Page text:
Sunday, June 17, 2012

Republics and democracies

Democracy is the Athenian way, right, where all the members of the population (δῆμος/dêmos) take part in the governance (κρατία/kratía) of the state, each watching out for their own particular interests no doubt; the republic is the Roman way, where the business (res) of the state is public (publica), common to everybody. A democracy is about people and what they do, a republic is about a thing and what it is.
From the documentary 1981: Un été en rose et noir by Virginie Linhart. Found at Telle est la Télé.
Or is this formulation polluted by an idea, bizarre and totally ahistorical, that American party names, Democrat and Republican, have a meaning? I'm thinking of today's parties, with the Democrats concerned with identity politics and conflict resolution, under the assumption that different people are going to want different things that must inevitably clash, and [jump]
the Republicans concerned with a mystical "what the American people want" (as Mitch McConnell always says—Google "McConnell" and "what the American people want" and you get over 11 million hits), totally different from what "the majority of the American people want" as you might determine it by polling or plebiscite;  rather, something like the desires of the Platonically Real American person in whose image True Americans are created (middle-aged white guys, armed and prayerful).

But then abstractly, Rousseau's republicanism, in which the state is the executor of a singular "general will", has a lot in common with that picture—the idea that it's a phenomenon on a different metaphysical plane from vulgar statistical reality. How do you know what the general will is? By looking into your heart, like Mitch McConnell? That is, I suppose, what Robespierre thought (Danton was a democrat), and that rascally Rousseauvian Thomas Jefferson, founder of America's first Republican Party.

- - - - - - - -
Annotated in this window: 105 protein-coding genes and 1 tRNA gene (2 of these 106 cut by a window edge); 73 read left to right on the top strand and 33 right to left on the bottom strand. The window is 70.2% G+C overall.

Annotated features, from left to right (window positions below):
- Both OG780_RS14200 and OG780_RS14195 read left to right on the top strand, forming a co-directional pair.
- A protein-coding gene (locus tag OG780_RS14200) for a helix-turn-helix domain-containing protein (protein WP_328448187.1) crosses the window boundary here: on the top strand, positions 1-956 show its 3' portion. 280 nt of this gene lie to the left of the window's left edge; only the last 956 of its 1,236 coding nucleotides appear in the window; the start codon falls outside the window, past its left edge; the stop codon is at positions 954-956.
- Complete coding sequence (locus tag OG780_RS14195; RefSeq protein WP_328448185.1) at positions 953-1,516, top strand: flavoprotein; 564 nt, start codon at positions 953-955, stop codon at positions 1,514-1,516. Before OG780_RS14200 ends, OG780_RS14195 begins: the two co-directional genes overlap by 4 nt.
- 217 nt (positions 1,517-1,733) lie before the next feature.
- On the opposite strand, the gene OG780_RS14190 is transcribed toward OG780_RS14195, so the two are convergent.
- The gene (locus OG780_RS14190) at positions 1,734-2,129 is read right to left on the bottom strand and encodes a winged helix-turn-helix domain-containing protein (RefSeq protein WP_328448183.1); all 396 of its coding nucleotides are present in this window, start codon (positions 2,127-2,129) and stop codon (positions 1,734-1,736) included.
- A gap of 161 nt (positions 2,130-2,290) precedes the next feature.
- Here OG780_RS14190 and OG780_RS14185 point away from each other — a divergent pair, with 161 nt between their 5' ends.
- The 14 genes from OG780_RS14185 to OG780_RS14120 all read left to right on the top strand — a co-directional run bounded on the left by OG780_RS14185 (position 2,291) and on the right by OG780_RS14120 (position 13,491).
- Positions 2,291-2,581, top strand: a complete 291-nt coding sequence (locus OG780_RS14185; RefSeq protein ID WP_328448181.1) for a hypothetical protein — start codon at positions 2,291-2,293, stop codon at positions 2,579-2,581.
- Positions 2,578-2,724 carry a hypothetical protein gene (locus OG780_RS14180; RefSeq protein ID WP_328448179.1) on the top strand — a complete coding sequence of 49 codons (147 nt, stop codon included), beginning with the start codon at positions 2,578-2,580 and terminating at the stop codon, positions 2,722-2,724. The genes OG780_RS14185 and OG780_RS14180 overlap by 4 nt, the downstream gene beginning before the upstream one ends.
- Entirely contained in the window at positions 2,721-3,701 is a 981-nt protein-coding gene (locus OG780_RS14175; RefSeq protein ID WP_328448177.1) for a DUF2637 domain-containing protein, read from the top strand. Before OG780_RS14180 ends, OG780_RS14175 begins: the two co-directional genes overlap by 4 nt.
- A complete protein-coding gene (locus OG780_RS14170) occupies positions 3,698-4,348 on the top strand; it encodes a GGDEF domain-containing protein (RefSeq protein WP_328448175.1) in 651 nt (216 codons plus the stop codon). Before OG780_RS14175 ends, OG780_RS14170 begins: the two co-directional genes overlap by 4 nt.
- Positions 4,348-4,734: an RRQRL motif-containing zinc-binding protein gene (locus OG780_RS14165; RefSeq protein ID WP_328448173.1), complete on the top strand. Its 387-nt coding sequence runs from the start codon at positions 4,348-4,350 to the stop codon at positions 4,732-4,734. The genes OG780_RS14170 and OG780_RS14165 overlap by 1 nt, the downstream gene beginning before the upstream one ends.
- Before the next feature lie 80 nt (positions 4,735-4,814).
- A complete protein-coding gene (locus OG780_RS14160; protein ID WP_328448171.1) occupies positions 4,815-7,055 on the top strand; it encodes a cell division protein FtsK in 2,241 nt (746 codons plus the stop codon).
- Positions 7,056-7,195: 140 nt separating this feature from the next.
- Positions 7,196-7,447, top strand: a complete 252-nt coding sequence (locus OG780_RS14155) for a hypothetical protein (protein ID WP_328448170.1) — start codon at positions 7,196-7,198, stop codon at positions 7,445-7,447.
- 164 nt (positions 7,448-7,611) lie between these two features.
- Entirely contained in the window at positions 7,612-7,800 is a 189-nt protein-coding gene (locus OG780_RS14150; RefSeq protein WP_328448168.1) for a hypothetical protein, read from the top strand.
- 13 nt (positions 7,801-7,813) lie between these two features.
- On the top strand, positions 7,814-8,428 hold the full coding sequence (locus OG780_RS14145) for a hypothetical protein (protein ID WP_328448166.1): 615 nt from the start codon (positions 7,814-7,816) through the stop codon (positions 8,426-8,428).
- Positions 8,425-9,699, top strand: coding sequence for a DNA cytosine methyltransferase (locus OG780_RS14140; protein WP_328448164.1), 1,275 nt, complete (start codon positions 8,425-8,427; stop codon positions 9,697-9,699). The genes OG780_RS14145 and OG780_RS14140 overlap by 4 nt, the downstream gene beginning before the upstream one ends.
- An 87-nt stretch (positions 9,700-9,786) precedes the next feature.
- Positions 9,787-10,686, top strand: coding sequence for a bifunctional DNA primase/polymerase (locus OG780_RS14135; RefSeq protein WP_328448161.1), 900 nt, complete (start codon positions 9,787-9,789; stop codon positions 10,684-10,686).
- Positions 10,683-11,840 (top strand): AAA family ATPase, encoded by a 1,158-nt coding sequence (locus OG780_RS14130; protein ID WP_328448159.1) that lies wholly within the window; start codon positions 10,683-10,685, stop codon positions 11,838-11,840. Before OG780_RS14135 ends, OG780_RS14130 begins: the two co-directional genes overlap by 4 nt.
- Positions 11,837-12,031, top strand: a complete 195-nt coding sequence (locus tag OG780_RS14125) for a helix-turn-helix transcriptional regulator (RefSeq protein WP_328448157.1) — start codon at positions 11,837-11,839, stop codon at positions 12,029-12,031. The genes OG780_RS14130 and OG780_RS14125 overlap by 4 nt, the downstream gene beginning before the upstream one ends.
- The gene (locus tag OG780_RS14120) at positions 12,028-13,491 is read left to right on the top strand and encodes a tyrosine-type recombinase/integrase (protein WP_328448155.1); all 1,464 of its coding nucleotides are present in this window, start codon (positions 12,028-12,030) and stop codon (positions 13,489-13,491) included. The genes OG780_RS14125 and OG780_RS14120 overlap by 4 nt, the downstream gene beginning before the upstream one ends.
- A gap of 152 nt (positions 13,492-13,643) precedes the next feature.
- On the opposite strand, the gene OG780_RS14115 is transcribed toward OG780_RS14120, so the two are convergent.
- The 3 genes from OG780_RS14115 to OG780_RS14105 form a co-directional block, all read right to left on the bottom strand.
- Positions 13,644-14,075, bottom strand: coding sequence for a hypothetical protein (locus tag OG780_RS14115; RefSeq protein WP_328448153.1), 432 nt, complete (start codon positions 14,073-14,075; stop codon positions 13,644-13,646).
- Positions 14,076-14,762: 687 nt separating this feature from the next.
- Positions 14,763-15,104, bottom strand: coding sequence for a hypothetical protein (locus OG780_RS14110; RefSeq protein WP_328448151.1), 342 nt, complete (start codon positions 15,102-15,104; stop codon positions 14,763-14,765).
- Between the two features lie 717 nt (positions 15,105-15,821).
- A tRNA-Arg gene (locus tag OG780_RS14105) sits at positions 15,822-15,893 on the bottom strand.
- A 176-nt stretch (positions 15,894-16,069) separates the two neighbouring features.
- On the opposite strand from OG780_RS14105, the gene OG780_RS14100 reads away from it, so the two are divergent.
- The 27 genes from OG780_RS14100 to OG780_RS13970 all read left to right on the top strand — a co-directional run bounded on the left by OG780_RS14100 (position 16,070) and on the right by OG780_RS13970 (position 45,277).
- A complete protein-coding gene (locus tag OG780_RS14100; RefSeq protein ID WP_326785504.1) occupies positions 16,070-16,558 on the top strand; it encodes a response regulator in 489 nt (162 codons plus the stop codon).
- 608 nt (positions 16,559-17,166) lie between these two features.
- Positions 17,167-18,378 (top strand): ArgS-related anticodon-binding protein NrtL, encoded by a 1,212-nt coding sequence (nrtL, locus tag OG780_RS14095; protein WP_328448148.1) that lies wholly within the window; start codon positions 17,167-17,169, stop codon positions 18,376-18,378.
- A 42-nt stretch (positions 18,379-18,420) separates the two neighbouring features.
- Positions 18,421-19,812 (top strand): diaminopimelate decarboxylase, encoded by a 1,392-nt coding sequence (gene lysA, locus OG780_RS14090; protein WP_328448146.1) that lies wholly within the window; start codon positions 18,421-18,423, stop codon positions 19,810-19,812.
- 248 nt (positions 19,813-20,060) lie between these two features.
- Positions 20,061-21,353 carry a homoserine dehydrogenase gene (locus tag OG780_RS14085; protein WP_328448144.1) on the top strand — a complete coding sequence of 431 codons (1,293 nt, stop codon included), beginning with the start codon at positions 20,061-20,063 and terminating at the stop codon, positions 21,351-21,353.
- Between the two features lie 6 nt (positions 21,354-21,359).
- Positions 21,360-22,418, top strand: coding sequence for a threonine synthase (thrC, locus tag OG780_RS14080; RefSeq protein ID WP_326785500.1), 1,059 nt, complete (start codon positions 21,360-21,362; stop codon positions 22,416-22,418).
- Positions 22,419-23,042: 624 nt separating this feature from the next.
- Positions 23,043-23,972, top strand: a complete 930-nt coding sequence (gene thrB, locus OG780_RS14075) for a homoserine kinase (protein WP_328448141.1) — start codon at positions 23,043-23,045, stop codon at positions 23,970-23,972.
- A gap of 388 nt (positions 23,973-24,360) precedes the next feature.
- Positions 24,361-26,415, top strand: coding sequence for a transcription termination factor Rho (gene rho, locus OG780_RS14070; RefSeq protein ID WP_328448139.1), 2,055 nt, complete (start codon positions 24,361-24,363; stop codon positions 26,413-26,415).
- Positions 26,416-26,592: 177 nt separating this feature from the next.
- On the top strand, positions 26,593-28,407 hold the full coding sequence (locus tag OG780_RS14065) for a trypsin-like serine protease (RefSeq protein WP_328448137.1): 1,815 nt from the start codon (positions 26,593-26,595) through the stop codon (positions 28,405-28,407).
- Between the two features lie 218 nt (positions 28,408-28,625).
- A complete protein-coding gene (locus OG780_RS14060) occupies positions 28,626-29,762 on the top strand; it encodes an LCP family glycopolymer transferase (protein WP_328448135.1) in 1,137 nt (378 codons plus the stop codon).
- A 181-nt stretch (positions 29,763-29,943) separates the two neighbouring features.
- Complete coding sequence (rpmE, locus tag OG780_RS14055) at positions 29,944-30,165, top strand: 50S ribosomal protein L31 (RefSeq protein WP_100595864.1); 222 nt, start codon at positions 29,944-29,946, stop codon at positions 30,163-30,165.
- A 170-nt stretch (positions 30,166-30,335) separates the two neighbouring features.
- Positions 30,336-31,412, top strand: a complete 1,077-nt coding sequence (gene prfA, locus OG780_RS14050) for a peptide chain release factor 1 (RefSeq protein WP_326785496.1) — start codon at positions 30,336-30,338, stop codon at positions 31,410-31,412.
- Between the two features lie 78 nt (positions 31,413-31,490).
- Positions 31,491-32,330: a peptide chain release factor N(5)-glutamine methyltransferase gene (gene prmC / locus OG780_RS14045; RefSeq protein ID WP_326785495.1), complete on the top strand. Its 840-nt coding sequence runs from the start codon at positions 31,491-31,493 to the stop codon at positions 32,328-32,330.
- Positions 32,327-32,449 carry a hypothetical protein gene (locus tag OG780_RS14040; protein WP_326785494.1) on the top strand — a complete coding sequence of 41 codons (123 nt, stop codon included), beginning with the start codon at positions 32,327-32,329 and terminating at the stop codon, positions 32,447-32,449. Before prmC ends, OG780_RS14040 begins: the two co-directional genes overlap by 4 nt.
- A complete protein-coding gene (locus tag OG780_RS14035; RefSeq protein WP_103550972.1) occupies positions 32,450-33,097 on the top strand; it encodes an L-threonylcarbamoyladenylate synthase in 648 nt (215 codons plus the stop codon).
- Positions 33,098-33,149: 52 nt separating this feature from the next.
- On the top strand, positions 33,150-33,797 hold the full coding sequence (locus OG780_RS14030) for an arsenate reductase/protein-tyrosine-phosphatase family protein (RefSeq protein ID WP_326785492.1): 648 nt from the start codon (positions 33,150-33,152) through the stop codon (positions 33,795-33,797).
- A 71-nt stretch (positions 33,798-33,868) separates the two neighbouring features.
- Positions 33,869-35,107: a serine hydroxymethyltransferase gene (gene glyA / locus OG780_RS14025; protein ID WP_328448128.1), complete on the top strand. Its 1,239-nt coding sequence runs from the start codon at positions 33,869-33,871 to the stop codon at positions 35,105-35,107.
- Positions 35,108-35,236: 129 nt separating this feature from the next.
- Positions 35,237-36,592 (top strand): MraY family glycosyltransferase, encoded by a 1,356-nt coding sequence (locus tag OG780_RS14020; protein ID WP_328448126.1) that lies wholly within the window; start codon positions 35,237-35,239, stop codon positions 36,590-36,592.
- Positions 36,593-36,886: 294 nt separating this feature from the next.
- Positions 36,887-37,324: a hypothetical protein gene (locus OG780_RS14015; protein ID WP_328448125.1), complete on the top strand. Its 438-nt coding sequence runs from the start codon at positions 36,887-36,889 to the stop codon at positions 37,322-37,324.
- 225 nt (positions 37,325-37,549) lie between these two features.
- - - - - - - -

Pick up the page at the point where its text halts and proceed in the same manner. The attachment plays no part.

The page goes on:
Rue St-Blaise, Alençon, May 10 1981, celebrating the election. From Ouest-France.

Personally I dislike all kinds of Platonism, even from the lips of Rousseau and Jefferson. I'm willing to entertain the thought of the corporate entity as a superorganic Creature for science fiction purposes (i.e., as a metaphorical way of talking about human alienation), but not as a really Real thing, of more philosophical interest than the individuals who populate it. But last May, during the French presidential elections, I began thinking that there ought to be some use to the concept of a republic after all, and the news today of the legislative elections—the absolute triumph of the Socialists and their close allies—has made me think of it again.

One of the things widely noticed in May was the way people went out into the streets to celebrate, euphoric, waving their Socialist roses, reminiscent of the reaction to the first Socialist victory of the Fifth Republic, when François Mitterand was elected president in May 1981. Not quite as excited as they were in 1981, but still pretty excited, as if conscious as voters of having accomplished something spectacular.
And Toulouse. From Le Nouvel Observateur.

France is always a République, of course, but it seemed more like a republic in May 2012 and still more in May 1981 than it usually does, with the joyously united Left everywhere and the disgruntled fragmented Right in the background. It was as if the republic had materialized in their midst, like King Arthur or Holger Danske come from their graves to rescue the country.

Could the republic be the common knowledge of what needs to be done, which we continually, most of us, reject, in our selfishness and timidity? When we are "as one" in working toward some difficult kind of progress, as when the French decide once again to try for a humane and egalitarian government, or when we fight World War II, or end Jim Crow laws?

If so, it never lasts. Mitterand turned right after two years, fighting inflation with austerity, and the Left stopped winning elections for a while, and things got less transformational and more transactional, as they say. But you know what? The Right was never able to roll back the good things the Mitterand administration did accomplish, any more than they could get rid of socialized medicine, or universal pensions, or five-week paid vacations, or what have you. People like those things! Then they start complaining about taxes and the cycle begins again.

The end of Jim Crow wasn't the end of racism either. And do you remember your euphoria in November 2008, your champagne glass held high and tears running down your face? Don't blame Obama if that didn't work out quite as expected. He's not the republic, we are.
Place de la Bastille, May 6 2012. Photo by Franck Fife/AFP/Getty Images.

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